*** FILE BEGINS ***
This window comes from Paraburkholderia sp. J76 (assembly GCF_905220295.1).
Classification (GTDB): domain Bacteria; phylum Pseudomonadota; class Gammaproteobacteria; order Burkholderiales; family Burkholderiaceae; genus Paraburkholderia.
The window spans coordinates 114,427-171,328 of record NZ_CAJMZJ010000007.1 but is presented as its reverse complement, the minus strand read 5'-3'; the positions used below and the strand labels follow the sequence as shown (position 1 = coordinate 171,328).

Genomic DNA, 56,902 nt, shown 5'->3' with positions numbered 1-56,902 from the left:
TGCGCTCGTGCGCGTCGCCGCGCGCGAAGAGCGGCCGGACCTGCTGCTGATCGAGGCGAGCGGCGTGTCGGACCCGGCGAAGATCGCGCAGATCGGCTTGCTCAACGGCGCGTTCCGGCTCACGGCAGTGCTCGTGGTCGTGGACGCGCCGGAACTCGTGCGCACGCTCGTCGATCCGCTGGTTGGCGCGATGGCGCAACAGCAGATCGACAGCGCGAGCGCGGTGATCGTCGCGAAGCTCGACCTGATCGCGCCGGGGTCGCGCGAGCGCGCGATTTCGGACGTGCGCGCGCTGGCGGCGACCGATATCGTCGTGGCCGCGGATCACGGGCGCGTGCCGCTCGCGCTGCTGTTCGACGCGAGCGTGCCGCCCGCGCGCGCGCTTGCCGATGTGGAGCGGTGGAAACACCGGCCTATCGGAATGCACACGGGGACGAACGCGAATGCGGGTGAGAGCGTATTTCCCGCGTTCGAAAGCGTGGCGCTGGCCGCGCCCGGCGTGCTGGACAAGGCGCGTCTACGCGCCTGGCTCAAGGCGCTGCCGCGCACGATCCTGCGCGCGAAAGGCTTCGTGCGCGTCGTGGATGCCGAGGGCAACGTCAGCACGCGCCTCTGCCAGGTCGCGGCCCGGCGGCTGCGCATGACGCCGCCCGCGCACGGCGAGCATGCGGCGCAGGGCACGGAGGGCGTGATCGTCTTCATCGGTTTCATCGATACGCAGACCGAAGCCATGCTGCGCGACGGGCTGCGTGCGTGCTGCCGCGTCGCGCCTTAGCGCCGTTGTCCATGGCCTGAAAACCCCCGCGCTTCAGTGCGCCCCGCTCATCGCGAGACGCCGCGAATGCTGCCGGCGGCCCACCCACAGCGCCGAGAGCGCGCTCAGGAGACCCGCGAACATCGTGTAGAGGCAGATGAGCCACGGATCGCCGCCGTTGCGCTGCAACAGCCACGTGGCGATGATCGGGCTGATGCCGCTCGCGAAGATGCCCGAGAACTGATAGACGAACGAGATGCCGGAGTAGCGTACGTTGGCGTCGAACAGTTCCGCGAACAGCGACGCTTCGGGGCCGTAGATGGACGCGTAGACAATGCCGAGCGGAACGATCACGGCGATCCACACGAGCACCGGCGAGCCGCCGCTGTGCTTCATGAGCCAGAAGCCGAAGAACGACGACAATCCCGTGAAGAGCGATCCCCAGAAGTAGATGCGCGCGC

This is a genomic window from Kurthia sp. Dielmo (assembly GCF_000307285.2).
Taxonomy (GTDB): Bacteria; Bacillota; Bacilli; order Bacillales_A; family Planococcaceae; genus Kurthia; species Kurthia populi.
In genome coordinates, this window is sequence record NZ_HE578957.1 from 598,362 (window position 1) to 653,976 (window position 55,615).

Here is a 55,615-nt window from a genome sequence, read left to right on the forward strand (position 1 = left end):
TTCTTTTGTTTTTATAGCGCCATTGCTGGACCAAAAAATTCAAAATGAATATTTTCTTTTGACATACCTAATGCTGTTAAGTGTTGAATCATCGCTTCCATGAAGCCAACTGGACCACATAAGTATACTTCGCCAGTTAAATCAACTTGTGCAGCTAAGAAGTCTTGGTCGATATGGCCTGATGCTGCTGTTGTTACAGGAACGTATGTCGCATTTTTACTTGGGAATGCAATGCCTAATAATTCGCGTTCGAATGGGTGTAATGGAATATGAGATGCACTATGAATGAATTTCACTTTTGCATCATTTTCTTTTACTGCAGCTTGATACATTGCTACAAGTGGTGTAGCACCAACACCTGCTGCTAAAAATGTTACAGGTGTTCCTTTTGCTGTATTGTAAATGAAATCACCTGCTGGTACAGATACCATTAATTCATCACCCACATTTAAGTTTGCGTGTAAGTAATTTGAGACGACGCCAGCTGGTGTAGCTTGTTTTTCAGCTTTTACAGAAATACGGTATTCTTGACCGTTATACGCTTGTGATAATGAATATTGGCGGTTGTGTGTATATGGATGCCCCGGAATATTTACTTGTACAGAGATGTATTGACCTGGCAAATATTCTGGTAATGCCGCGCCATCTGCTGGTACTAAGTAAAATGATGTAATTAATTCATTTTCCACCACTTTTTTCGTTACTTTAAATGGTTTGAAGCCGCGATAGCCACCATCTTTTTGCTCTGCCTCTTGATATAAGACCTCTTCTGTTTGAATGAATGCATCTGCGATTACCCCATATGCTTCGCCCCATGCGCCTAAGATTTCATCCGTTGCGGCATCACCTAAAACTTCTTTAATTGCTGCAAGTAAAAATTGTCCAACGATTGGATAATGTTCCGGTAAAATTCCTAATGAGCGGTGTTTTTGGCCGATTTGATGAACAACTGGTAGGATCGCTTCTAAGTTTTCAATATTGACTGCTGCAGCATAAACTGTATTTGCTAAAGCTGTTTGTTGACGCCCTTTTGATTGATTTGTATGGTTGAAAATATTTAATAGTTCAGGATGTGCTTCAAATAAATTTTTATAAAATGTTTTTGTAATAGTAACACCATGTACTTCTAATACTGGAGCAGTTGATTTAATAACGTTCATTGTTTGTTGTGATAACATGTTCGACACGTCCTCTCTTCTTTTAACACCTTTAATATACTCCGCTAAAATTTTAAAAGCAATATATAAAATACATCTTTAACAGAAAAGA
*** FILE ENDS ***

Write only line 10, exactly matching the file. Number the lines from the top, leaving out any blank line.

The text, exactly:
TTCTTTTGTTTTTATAGCGCCATTGCTGGACCAAAAAATTCAAAATGAATATTTTCTTTTGACATACCTAATGCTGTTAAGTGTTGAATCATCGCTTCCATGAAGCCAACTGGACCACATAAGTATACTTCGCCAGTTAAATCAACTTGTGCAGCTAAGAAGTCTTGGTCGATATGGCCTGATGCTGCTGTTGTTACAGGAACGTATGTCGCATTTTTACTTGGGAATGCAATGCCTAATAATTCGCGTTCGAATGGGTGTAATGGAATATGAGATGCACTATGAATGAATTTCACTTTTGCATCATTTTCTTTTACTGCAGCTTGATACATTGCTACAAGTGGTGTAGCACCAACACCTGCTGCTAAAAATGTTACAGGTGTTCCTTTTGCTGTATTGTAAATGAAATCACCTGCTGGTACAGATACCATTAATTCATCACCCACATTTAAGTTTGCGTGTAAGTAATTTGAGACGACGCCAGCTGGTGTAGCTTGTTTTTCAGCTTTTACAGAAATACGGTATTCTTGACCGTTATACGCTTGTGATAATGAATATTGGCGGTTGTGTGTATATGGATGCCCCGGAATATTTACTTGTACAGAGATGTATTGACCTGGCAAATATTCTGGTAATGCCGCGCCATCTGCTGGTACTAAGTAAAATGATGTAATTAATTCATTTTCCACCACTTTTTTCGTTACTTTAAATGGTTTGAAGCCGCGATAGCCACCATCTTTTTGCTCTGCCTCTTGATATAAGACCTCTTCTGTTTGAATGAATGCATCTGCGATTACCCCATATGCTTCGCCCCATGCGCCTAAGATTTCATCCGTTGCGGCATCACCTAAAACTTCTTTAATTGCTGCAAGTAAAAATTGTCCAACGATTGGATAATGTTCCGGTAAAATTCCTAATGAGCGGTGTTTTTGGCCGATTTGATGAACAACTGGTAGGATCGCTTCTAAGTTTTCAATATTGACTGCTGCAGCATAAACTGTATTTGCTAAAGCTGTTTGTTGACGCCCTTTTGATTGATTTGTATGGTTGAAAATATTTAATAGTTCAGGATGTGCTTCAAATAAATTTTTATAAAATGTTTTTGTAATAGTAACACCATGTACTTCTAATACTGGAGCAGTTGATTTAATAACGTTCATTGTTTGTTGTGATAACATGTTCGACACGTCCTCTCTTCTTTTAACACCTTTAATATACTCCGCTAAAATTTTAAAAGCAATATATAAAATACATCTTTAACAGAAAAGA